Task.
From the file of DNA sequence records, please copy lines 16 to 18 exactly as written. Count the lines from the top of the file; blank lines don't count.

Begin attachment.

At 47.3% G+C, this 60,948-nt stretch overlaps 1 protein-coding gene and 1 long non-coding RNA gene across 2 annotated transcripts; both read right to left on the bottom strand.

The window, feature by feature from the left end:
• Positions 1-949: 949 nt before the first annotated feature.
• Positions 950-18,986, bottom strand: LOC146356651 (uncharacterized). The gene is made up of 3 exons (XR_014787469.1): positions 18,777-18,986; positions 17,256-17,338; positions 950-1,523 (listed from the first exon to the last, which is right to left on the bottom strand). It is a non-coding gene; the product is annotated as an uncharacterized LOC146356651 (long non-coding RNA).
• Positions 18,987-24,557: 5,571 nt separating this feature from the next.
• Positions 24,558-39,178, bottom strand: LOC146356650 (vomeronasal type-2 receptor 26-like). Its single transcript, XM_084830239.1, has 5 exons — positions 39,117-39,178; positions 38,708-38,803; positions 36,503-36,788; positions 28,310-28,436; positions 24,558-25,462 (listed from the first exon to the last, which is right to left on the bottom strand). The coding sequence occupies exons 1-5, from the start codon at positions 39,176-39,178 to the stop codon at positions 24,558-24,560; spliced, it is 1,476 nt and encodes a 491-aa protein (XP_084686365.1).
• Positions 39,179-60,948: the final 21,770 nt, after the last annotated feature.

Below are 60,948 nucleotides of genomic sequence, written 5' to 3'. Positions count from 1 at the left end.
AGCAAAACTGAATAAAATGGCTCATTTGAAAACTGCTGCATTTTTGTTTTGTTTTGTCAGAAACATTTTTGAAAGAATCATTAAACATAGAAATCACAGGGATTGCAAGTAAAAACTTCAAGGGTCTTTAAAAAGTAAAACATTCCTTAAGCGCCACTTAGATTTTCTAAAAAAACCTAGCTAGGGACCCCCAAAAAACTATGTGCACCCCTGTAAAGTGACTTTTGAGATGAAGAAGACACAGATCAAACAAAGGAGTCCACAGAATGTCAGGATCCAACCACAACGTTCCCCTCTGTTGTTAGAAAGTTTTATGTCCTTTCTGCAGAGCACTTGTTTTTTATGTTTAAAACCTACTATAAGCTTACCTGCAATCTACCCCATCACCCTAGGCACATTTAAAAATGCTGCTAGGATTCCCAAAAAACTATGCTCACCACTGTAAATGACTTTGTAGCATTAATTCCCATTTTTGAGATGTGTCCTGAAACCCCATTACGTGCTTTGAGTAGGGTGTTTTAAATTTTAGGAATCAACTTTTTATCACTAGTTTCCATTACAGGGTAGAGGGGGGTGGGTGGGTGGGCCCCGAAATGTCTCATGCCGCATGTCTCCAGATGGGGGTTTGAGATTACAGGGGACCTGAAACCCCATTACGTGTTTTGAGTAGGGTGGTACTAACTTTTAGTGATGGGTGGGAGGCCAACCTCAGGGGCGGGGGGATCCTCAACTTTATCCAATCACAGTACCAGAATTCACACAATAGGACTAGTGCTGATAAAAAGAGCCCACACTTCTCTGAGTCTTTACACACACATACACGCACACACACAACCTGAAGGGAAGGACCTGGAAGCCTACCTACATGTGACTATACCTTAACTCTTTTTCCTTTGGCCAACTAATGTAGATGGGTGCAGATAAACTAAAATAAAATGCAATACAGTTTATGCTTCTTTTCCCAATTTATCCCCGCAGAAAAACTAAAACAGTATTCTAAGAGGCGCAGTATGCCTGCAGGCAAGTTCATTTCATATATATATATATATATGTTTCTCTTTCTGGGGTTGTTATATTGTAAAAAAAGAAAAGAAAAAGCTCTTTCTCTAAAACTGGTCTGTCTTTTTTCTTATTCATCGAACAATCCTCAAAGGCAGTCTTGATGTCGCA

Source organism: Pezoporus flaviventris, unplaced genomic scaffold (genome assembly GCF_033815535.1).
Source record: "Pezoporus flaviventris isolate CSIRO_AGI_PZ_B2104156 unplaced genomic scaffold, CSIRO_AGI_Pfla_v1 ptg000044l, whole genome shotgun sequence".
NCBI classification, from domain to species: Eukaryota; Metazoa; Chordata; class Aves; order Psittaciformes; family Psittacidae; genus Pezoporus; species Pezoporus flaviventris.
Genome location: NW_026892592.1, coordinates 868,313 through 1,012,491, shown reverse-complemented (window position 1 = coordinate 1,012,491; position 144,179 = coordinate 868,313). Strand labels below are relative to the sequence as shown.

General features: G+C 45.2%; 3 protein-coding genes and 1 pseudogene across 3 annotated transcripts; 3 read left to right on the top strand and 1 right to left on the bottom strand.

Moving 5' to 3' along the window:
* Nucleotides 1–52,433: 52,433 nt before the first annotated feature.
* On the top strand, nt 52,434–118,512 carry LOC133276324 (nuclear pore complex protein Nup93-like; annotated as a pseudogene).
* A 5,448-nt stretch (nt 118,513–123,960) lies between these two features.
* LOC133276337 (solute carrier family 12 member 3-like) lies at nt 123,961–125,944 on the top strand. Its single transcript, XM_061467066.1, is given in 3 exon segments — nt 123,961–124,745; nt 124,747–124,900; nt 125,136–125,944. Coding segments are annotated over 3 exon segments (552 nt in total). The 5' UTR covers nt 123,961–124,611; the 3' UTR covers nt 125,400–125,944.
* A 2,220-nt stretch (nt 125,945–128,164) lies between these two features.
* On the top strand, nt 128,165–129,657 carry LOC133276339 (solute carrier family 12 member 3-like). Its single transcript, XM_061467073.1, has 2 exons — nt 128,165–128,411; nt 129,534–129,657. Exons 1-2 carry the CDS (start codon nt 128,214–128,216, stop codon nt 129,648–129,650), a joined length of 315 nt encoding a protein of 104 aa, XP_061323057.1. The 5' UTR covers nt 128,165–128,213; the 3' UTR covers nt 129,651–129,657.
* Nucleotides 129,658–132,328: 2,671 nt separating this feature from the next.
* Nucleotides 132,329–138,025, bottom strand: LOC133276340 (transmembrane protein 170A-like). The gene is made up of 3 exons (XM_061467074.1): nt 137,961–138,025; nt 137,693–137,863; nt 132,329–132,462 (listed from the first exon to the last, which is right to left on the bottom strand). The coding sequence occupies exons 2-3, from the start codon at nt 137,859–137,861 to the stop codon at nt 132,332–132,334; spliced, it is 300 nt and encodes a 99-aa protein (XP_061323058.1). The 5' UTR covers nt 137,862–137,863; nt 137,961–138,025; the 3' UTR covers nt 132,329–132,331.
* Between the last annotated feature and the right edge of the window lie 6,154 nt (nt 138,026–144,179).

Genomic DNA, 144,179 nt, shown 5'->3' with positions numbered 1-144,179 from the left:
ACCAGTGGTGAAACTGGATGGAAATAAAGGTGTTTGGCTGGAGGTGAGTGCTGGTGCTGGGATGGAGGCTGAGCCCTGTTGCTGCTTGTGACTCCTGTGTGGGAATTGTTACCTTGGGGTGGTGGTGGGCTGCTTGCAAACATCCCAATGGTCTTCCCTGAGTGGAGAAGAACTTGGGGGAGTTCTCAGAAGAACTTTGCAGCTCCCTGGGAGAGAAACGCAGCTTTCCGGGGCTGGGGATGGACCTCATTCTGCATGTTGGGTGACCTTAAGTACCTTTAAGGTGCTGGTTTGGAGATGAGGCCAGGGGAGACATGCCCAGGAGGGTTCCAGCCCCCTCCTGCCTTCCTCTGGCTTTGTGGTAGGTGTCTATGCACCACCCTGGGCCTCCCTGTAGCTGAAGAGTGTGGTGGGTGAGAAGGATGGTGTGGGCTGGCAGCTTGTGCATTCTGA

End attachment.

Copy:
* Nucleotides 1–52,433: 52,433 nt before the first annotated feature.
* On the top strand, nt 52,434–118,512 carry LOC133276324 (nuclear pore complex protein Nup93-like; annotated as a pseudogene).
* A 5,448-nt stretch (nt 118,513–123,960) lies between these two features.